Crowdstrike addresses the quickening pace and increasing sophistication in adversary tactics, techniques and procedures (TTPs) in Cyber Threat 2019 report
CrowdStrike released its Global Threat Report 2019 today. It offers a comprehensive report on 2019's top cyber threats. It combines analysis from CrowdStrike Intelligence, Falcon OverWatch managed hunting and the CrowdStrike Services incident response teams highlighting the most significant events and trends in the past year. The report combines CrowdStrike’s comprehensive global observations with real-world case studies to deliver deep insights on modern adversaries and their tactics, techniques, and procedures (TTPs).
Global trends and observations are paired with actionable recommendations, ensuring your organization is ready to anticipate and defend against the most dangerous threats of tomorrow.
Cyber Threat 2019 report highlights
- CrowdStrike dives into the data to show attackers most favoured TTPs of 2018 through the lens of MITRE ATT&CK™ framework.
- Updates on global “breakout” time statistics, including observations on which adversaries showed the fastest tradecraft in 2018.
- No respite from nation-state threats: Nation-state adversaries were continuously active throughout 2018 — targeting dissidents, regional adversaries and foreign powers to collect intelligence for decision-makers.
- The continued rise of “Big Game Hunting”, where cybercriminals combine advanced, targeted attack techniques with ransomware to achieve massive financial payoffs.
- The eCrime ecosystem continues to evolve and mature, showing increased collaborations between highly sophisticated criminal actors.
The report also makes clear — in spite of some impressive indictments against several named nation-state actors — their activities show no signs of diminishing.
Throughout 2018, eCrime and nation-state adversaries collectively upped their game. A few examples are given by CrowdStrike:
- In diplomatic channels and the media, several nation-states gave lip service to curbing their clandestine cyber activities, but behind the scenes, they doubled down on their cyber-espionage operations — combining those efforts with further forays into destructive attacks and financially motivated fraud.
- eCrime actors demonstrated new-found flexibility, forming and breaking alliances and quickly changing tactics mid-campaign to achieve their objectives. The shifting currents of the underground economy — including the availability of new TTPs-for-hire and the fluctuating value of Bitcoin — were all contributing factors.
- CrowdStrike also witnessed an increased focus on “Big Game Hunting,” where eCrime actors combine targeted intrusions with ransomware to extract big payoffs from large enterprise organizations
Overview of tactics and techniques observed in 2018
The report also summarizes techniques and tactics used, containing statistics taken from CrowdStrike's Threat Graph. To determine the speed of major adversaries whose intrusions the team attributed in 2018, they decided to dive deeper into breakout time and calculate it for attributed incidents.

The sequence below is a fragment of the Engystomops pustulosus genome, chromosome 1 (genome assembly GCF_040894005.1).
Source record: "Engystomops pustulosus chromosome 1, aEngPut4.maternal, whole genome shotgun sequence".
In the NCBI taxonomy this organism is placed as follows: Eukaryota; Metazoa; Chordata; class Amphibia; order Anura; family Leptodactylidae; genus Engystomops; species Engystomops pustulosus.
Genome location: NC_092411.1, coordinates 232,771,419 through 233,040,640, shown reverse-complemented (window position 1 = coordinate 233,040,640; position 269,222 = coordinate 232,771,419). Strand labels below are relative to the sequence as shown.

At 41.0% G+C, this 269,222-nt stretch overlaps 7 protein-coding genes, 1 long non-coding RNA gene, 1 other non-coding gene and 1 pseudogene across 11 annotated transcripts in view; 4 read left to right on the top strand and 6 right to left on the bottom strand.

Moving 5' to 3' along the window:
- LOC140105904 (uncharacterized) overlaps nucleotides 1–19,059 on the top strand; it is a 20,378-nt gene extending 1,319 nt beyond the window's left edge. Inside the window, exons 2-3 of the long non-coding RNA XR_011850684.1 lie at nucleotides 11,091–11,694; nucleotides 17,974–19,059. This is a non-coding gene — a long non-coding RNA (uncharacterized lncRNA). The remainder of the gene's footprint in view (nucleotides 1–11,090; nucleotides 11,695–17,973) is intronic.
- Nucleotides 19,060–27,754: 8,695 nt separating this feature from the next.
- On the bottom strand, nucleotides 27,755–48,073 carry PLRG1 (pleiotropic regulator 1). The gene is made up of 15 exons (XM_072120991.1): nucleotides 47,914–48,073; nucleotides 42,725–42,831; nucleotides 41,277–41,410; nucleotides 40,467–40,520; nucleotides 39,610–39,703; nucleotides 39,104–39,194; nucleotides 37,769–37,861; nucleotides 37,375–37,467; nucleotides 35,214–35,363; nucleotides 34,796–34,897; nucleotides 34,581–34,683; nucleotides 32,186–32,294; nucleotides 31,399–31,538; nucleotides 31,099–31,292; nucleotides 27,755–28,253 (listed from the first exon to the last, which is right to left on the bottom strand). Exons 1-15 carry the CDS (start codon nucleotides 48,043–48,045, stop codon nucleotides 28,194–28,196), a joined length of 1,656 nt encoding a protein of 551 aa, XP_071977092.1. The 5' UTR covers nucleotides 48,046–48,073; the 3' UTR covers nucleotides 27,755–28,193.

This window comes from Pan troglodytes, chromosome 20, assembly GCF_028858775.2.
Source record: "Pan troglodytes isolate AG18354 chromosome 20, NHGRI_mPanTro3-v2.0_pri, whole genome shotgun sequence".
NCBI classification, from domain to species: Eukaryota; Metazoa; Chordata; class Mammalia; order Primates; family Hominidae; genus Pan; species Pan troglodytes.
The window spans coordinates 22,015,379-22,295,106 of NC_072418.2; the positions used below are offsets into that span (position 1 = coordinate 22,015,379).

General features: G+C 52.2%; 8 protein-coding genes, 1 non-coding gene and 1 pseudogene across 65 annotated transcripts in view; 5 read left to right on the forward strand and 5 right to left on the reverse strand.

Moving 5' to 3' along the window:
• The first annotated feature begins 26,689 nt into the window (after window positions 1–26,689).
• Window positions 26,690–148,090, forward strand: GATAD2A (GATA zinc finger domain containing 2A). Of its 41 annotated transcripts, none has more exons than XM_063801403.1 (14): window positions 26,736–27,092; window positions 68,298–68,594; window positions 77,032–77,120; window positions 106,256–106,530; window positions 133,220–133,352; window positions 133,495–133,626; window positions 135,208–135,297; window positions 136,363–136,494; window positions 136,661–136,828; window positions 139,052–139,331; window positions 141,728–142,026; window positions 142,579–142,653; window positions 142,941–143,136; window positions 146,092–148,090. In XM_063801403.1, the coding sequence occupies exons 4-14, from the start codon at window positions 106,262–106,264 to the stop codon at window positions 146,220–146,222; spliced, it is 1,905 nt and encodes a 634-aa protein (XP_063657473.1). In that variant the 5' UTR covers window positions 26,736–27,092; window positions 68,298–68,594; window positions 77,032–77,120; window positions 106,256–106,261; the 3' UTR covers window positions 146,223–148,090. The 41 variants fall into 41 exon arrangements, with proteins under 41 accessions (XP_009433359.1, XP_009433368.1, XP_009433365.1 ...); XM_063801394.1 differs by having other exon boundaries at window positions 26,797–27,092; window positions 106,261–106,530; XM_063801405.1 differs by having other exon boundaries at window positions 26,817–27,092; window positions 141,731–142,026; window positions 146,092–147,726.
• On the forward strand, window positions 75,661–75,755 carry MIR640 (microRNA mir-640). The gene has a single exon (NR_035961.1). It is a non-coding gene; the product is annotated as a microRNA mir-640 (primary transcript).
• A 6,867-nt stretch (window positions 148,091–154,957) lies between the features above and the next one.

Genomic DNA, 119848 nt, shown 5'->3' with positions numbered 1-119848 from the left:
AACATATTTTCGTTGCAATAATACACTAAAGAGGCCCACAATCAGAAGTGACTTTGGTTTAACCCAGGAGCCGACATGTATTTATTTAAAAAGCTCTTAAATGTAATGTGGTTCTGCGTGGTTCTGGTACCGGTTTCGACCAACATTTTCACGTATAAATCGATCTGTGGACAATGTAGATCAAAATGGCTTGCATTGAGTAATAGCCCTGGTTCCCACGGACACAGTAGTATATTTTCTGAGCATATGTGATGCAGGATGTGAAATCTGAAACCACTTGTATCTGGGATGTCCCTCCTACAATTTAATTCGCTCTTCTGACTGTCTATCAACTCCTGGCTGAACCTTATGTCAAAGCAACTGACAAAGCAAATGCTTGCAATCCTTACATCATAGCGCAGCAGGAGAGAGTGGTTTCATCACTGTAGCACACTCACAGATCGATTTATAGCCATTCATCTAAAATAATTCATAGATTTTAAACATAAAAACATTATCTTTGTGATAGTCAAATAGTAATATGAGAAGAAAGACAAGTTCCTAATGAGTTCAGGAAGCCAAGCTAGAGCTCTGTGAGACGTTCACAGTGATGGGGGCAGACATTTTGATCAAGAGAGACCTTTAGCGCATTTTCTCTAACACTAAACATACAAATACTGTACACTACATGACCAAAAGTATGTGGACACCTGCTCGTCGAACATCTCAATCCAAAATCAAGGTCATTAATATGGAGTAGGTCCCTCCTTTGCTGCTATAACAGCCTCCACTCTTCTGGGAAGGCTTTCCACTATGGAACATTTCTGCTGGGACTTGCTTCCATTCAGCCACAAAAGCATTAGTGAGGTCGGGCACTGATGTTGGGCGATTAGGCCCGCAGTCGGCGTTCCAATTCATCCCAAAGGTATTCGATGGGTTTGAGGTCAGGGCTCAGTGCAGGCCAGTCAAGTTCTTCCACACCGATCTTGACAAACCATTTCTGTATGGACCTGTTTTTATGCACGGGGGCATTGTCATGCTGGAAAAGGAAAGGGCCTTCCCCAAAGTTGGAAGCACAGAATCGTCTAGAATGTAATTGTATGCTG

The report states: "Speed is essential in cyber security — for both offence and defense. In many ways, it is not the sophistication of the tools — which can be bought or stolen from others — that determines the capability of the adversary, but rather their operational tradecraft and how rapidly they can achieve their objectives in a target network."
The report notes a remarkable finding, that Russia-based threat actors are almost 8 times as fast as their speediest competitor — North Korea-based adversaries, who are almost twice as fast as intrusion groups from China.
Malware versus malware-free attacks
As mentioned in our cybersecurity trends for 2022 article, an increase in malware-based over malware-free attacks was reported. Of all these incidents 39 percent involved malicious software that went undetected by traditional anti-virus software, leaving organisations vulnerable to cyber threats, demonstrating the importance of next-generation endpoint protection.
CrowdStrike defines Malware attacks and Malware-free attacks as:
- Malware attacks: These are simple use cases where a malicious file is written to disk and CrowdStrike Falcon detects the attempt to run that file, then
identifies and/or blocks it.
- Malware-free attacks: CrowdStrike defines malware-free attacks as those in which the initial tactic did not result in a file or file fragment being written to disk. Examples of this include attacks where code executes
- from memory or where stolen credentials are leveraged for remote logins using known tools.
CrowdStrike telemetry shows 40% are Malware-free attacks, versus 60% being Malware-attacks.
Media and Technology industry suffers most from malware-free attacks
Notable shifts in 2018 versus 2017: The media industry jumped to the top of the charts, with approximately 80 percent malware-free attacks, versus approximately 64 percent in 2017. In addition, the technology, academic and energy sectors all saw dramatic increases in malware-free attacks in 2018.
Global trend: Multiple targeted intrusion campaigns focus on the telecom sector
Throughout 2018, CrowdStrike Intelligence identified several targeted intrusion campaigns with a demonstrated focus on the telecommunications (telecom) sector, which have manifested as follows:
- Directly targeting organizations in the telecom sector
- Compromising vulnerable telecom equipment
- Using lures referencing telecom services
CrowdStrike states that this trend 'likely supports state-sponsored espionage actors as they seek to gain access to a broad customer base that relies on telecom services'.